A Lehighton man pleaded guilty in Carbon County court to a count of cruelty to animals admitting he beat to death a dog with a shovel.
Randy Earl Miller, 21, entered the plea before Judge Joseph J. Matika on Tuesday.
The case has a long history dating back to March 24, 2006, when state police at Lehighton arrested Miller for an incident in Weissport.
Miller was observed by several juveniles walking a pit bull/chow mix dog into nearby woods with a shovel in his hand. The juveniles got suspicious and followed Miller. They saw him hit the dog with the shovel several times. When the dog went down he then shot it with a pistol.
After killing the dog Miller threatened to kill the juveniles if they told anyone what they saw. The juveniles notified troopers.
Miller did not admit to shooting the dog but did admit hitting and killing it with the shovel.
He told troopers his girlfriend, Wendy Collen Kneller, now referred to as Wendy Miller, told him to kill the dog because it allegedly bit her young child.
The case has a long history in the court system as Miller and Kneller were charged. Defense attorneys for the two cited the state animal cruelty laws which they claimed allowed a dog owner to shoot the animal if the owner wanted to get rid of it.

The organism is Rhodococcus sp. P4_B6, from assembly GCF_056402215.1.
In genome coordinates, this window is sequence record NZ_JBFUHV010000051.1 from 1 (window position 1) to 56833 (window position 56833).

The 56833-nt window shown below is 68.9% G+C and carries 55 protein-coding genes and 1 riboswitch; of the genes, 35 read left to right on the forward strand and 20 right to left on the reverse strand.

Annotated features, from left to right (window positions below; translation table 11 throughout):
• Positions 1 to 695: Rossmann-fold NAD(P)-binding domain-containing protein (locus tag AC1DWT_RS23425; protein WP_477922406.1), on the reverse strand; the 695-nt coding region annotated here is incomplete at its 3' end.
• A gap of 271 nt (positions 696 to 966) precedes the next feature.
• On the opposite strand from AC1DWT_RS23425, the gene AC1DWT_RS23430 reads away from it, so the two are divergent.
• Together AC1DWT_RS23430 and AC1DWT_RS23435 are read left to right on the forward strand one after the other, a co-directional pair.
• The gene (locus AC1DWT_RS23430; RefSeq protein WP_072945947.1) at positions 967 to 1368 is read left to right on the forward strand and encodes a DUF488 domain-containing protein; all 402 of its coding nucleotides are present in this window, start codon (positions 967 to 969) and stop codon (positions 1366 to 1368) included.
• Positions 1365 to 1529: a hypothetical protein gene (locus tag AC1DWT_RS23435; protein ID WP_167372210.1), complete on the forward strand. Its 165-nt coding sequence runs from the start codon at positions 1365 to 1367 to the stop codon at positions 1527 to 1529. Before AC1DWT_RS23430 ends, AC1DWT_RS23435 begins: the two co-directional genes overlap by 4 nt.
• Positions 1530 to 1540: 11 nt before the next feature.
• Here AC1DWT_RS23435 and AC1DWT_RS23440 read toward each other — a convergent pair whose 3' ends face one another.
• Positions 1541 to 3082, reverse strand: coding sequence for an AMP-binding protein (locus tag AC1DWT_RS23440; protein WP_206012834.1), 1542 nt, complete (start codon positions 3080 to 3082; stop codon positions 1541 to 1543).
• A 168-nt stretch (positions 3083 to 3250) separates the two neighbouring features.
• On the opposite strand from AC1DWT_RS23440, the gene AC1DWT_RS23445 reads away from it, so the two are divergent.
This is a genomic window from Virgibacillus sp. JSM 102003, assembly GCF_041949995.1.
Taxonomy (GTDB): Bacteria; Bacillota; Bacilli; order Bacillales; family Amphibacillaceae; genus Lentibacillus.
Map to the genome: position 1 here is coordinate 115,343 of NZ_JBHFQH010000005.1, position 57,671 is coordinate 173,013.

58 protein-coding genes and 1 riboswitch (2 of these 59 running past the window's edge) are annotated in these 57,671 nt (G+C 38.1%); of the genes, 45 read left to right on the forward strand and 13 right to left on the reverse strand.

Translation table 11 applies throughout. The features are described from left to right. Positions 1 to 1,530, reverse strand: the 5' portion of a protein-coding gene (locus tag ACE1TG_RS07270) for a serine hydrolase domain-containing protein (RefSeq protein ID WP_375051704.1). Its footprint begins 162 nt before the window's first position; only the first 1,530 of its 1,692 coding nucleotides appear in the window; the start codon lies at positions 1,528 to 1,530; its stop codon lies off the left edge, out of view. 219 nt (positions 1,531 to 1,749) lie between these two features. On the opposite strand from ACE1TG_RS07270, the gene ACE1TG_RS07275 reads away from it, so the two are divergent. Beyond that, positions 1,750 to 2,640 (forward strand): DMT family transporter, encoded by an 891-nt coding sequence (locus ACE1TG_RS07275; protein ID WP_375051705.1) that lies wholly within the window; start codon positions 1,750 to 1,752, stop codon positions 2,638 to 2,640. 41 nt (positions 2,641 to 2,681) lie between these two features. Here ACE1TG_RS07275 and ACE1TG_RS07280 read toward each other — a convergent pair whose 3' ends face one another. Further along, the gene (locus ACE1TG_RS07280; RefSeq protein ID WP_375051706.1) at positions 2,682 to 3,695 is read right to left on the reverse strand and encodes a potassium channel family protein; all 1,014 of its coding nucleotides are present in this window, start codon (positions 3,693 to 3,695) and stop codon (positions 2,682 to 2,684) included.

Miller and Kneller had gone on trial in September 2006 and was found guilty by a jury, Miller was found guilty of one count each of cruelty of animals and terroristic threats. Kneller was found guilty of criminal conspiracy.
The law was tested up to the state Superior Court. Defense attorneys for the two appealed the verdict to the state court which sent it back to the county court for reconsideration. The court only took up the matter of the state cruelty to animal law.
Matika deferred sentencing in the case and ordered the adult probation office to prepare a presentence (PSI) report.
In a plea bargain, Miller is facing a prison term of six months minimum in the county jail at the time of sentencing. Matika told Miller that he was not a party to the plea agreement and reserved the right to impose any sentence the court felt was appropriate.